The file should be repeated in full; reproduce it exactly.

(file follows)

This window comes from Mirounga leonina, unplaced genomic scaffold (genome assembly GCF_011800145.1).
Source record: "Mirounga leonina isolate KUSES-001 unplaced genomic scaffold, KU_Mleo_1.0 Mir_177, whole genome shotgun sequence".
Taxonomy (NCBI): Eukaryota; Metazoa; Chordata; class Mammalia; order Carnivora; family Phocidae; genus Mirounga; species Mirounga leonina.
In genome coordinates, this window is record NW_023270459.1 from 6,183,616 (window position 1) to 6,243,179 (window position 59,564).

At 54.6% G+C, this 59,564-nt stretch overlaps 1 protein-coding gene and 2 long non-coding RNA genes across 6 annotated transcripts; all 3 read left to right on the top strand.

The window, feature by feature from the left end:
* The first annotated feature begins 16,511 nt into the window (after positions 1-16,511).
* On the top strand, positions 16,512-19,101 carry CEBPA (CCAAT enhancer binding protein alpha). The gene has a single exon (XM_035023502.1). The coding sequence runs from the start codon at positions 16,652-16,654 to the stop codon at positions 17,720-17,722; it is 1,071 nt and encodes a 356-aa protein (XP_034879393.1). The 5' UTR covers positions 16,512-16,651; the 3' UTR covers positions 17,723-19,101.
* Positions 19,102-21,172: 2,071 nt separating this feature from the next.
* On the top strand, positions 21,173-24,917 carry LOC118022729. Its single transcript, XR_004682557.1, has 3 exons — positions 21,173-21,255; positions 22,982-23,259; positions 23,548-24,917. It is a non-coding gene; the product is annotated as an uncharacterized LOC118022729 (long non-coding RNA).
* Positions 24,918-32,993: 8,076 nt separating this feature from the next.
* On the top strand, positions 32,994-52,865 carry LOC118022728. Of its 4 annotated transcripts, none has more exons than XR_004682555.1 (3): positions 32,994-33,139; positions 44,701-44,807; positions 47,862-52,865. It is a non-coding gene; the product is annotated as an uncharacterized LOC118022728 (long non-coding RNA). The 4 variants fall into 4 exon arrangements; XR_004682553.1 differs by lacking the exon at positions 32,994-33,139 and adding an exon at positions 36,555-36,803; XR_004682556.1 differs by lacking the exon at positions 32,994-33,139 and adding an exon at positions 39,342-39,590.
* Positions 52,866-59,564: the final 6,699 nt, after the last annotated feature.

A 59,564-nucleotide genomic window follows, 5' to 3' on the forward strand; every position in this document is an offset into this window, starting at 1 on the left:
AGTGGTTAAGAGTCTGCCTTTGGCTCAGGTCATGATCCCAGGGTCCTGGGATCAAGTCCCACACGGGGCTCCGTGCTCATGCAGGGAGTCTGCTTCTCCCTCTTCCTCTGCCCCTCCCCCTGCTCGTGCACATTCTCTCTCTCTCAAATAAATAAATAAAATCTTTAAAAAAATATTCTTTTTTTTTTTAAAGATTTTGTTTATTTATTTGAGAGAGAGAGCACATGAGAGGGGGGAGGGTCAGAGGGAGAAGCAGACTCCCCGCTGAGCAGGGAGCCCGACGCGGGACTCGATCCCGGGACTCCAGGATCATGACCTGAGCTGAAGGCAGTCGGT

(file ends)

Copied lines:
This window comes from Mirounga leonina, unplaced genomic scaffold (genome assembly GCF_011800145.1).
Source record: "Mirounga leonina isolate KUSES-001 unplaced genomic scaffold, KU_Mleo_1.0 Mir_177, whole genome shotgun sequence".
Taxonomy (NCBI): Eukaryota; Metazoa; Chordata; class Mammalia; order Carnivora; family Phocidae; genus Mirounga; species Mirounga leonina.
In genome coordinates, this window is record NW_023270459.1 from 6,183,616 (window position 1) to 6,243,179 (window position 59,564).

At 54.6% G+C, this 59,564-nt stretch overlaps 1 protein-coding gene and 2 long non-coding RNA genes across 6 annotated transcripts; all 3 read left to right on the top strand.

The window, feature by feature from the left end:
* The first annotated feature begins 16,511 nt into the window (after positions 1-16,511).
* On the top strand, positions 16,512-19,101 carry CEBPA (CCAAT enhancer binding protein alpha). The gene has a single exon (XM_035023502.1). The coding sequence runs from the start codon at positions 16,652-16,654 to the stop codon at positions 17,720-17,722; it is 1,071 nt and encodes a 356-aa protein (XP_034879393.1). The 5' UTR covers positions 16,512-16,651; the 3' UTR covers positions 17,723-19,101.
* Positions 19,102-21,172: 2,071 nt separating this feature from the next.
* On the top strand, positions 21,173-24,917 carry LOC118022729. Its single transcript, XR_004682557.1, has 3 exons — positions 21,173-21,255; positions 22,982-23,259; positions 23,548-24,917. It is a non-coding gene; the product is annotated as an uncharacterized LOC118022729 (long non-coding RNA).
* Positions 24,918-32,993: 8,076 nt separating this feature from the next.
* On the top strand, positions 32,994-52,865 carry LOC118022728. Of its 4 annotated transcripts, none has more exons than XR_004682555.1 (3): positions 32,994-33,139; positions 44,701-44,807; positions 47,862-52,865. It is a non-coding gene; the product is annotated as an uncharacterized LOC118022728 (long non-coding RNA). The 4 variants fall into 4 exon arrangements; XR_004682553.1 differs by lacking the exon at positions 32,994-33,139 and adding an exon at positions 36,555-36,803; XR_004682556.1 differs by lacking the exon at positions 32,994-33,139 and adding an exon at positions 39,342-39,590.
* Positions 52,866-59,564: the final 6,699 nt, after the last annotated feature.

A 59,564-nucleotide genomic window follows, 5' to 3' on the forward strand; every position in this document is an offset into this window, starting at 1 on the left:
AGTGGTTAAGAGTCTGCCTTTGGCTCAGGTCATGATCCCAGGGTCCTGGGATCAAGTCCCACACGGGGCTCCGTGCTCATGCAGGGAGTCTGCTTCTCCCTCTTCCTCTGCCCCTCCCCCTGCTCGTGCACATTCTCTCTCTCTCAAATAAATAAATAAAATCTTTAAAAAAATATTCTTTTTTTTTTTAAAGATTTTGTTTATTTATTTGAGAGAGAGAGCACATGAGAGGGGGGAGGGTCAGAGGGAGAAGCAGACTCCCCGCTGAGCAGGGAGCCCGACGCGGGACTCGATCCCGGGACTCCAGGATCATGACCTGAGCTGAAGGCAGTCGGT